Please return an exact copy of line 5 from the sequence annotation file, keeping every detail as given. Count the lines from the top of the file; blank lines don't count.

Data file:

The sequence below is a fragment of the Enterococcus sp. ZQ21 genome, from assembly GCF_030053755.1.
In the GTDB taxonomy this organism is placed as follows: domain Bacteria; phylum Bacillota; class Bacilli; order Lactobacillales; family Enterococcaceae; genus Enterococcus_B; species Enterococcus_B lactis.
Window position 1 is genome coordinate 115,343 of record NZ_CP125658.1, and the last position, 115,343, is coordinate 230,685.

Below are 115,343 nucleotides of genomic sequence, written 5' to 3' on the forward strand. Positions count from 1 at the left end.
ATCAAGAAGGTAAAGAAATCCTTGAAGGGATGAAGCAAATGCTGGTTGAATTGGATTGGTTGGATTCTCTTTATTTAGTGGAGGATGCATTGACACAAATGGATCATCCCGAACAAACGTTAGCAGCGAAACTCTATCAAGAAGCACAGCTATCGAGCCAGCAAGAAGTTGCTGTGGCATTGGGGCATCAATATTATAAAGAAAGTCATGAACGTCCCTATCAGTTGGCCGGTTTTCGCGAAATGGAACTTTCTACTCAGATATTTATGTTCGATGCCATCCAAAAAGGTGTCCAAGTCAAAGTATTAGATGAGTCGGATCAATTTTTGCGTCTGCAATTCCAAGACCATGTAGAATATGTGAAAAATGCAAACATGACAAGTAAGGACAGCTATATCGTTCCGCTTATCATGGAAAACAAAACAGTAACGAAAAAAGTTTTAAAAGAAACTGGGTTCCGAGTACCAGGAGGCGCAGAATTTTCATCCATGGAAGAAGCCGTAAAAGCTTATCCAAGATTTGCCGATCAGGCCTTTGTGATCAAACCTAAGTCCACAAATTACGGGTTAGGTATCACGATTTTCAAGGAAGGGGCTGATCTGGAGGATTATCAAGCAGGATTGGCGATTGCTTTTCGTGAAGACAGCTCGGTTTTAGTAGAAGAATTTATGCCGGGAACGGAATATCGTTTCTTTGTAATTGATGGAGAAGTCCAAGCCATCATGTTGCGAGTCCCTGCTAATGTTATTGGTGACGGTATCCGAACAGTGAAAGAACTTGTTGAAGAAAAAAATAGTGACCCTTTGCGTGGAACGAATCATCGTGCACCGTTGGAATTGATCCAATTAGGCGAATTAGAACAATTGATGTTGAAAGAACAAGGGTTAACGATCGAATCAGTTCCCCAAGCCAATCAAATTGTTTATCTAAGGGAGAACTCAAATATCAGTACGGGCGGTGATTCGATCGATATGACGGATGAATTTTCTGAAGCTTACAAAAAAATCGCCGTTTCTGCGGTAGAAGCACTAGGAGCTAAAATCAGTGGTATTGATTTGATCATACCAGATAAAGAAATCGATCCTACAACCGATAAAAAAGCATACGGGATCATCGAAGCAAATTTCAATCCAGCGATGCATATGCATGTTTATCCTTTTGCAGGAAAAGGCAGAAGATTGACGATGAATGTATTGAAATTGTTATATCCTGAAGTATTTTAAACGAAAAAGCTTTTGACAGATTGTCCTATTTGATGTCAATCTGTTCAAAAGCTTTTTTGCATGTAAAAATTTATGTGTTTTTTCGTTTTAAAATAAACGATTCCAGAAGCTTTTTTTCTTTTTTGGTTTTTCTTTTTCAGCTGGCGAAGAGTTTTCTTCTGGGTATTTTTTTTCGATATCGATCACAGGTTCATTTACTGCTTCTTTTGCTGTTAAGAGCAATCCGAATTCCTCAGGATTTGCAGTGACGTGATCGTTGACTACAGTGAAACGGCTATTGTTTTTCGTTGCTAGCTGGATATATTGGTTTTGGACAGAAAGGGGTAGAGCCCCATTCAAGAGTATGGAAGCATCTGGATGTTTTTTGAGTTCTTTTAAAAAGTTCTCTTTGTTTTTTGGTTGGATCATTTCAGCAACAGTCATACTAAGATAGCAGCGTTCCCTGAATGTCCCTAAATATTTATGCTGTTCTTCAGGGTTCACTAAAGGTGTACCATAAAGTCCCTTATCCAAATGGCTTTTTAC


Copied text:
ATCAAGAAGGTAAAGAAATCCTTGAAGGGATGAAGCAAATGCTGGTTGAATTGGATTGGTTGGATTCTCTTTATTTAGTGGAGGATGCATTGACACAAATGGATCATCCCGAACAAACGTTAGCAGCGAAACTCTATCAAGAAGCACAGCTATCGAGCCAGCAAGAAGTTGCTGTGGCATTGGGGCATCAATATTATAAAGAAAGTCATGAACGTCCCTATCAGTTGGCCGGTTTTCGCGAAATGGAACTTTCTACTCAGATATTTATGTTCGATGCCATCCAAAAAGGTGTCCAAGTCAAAGTATTAGATGAGTCGGATCAATTTTTGCGTCTGCAATTCCAAGACCATGTAGAATATGTGAAAAATGCAAACATGACAAGTAAGGACAGCTATATCGTTCCGCTTATCATGGAAAACAAAACAGTAACGAAAAAAGTTTTAAAAGAAACTGGGTTCCGAGTACCAGGAGGCGCAGAATTTTCATCCATGGAAGAAGCCGTAAAAGCTTATCCAAGATTTGCCGATCAGGCCTTTGTGATCAAACCTAAGTCCACAAATTACGGGTTAGGTATCACGATTTTCAAGGAAGGGGCTGATCTGGAGGATTATCAAGCAGGATTGGCGATTGCTTTTCGTGAAGACAGCTCGGTTTTAGTAGAAGAATTTATGCCGGGAACGGAATATCGTTTCTTTGTAATTGATGGAGAAGTCCAAGCCATCATGTTGCGAGTCCCTGCTAATGTTATTGGTGACGGTATCCGAACAGTGAAAGAACTTGTTGAAGAAAAAAATAGTGACCCTTTGCGTGGAACGAATCATCGTGCACCGTTGGAATTGATCCAATTAGGCGAATTAGAACAATTGATGTTGAAAGAACAAGGGTTAACGATCGAATCAGTTCCCCAAGCCAATCAAATTGTTTATCTAAGGGAGAACTCAAATATCAGTACGGGCGGTGATTCGATCGATATGACGGATGAATTTTCTGAAGCTTACAAAAAAATCGCCGTTTCTGCGGTAGAAGCACTAGGAGCTAAAATCAGTGGTATTGATTTGATCATACCAGATAAAGAAATCGATCCTACAACCGATAAAAAAGCATACGGGATCATCGAAGCAAATTTCAATCCAGCGATGCATATGCATGTTTATCCTTTTGCAGGAAAAGGCAGAAGATTGACGATGAATGTATTGAAATTGTTATATCCTGAAGTATTTTAAACGAAAAAGCTTTTGACAGATTGTCCTATTTGATGTCAATCTGTTCAAAAGCTTTTTTGCATGTAAAAATTTATGTGTTTTTTCGTTTTAAAATAAACGATTCCAGAAGCTTTTTTTCTTTTTTGGTTTTTCTTTTTCAGCTGGCGAAGAGTTTTCTTCTGGGTATTTTTTTTCGATATCGATCACAGGTTCATTTACTGCTTCTTTTGCTGTTAAGAGCAATCCGAATTCCTCAGGATTTGCAGTGACGTGATCGTTGACTACAGTGAAACGGCTATTGTTTTTCGTTGCTAGCTGGATATATTGGTTTTGGACAGAAAGGGGTAGAGCCCCATTCAAGAGTATGGAAGCATCTGGATGTTTTTTGAGTTCTTTTAAAAAGTTCTCTTTGTTTTTTGGTTGGATCATTTCAGCAACAGTCATACTAAGATAGCAGCGTTCCCTGAATGTCCCTAAATATTTATGCTGTTCTTCAGGGTTCACTAAAGGTGTACCATAAAGTCCCTTATCCAAATGGCTTTTTAC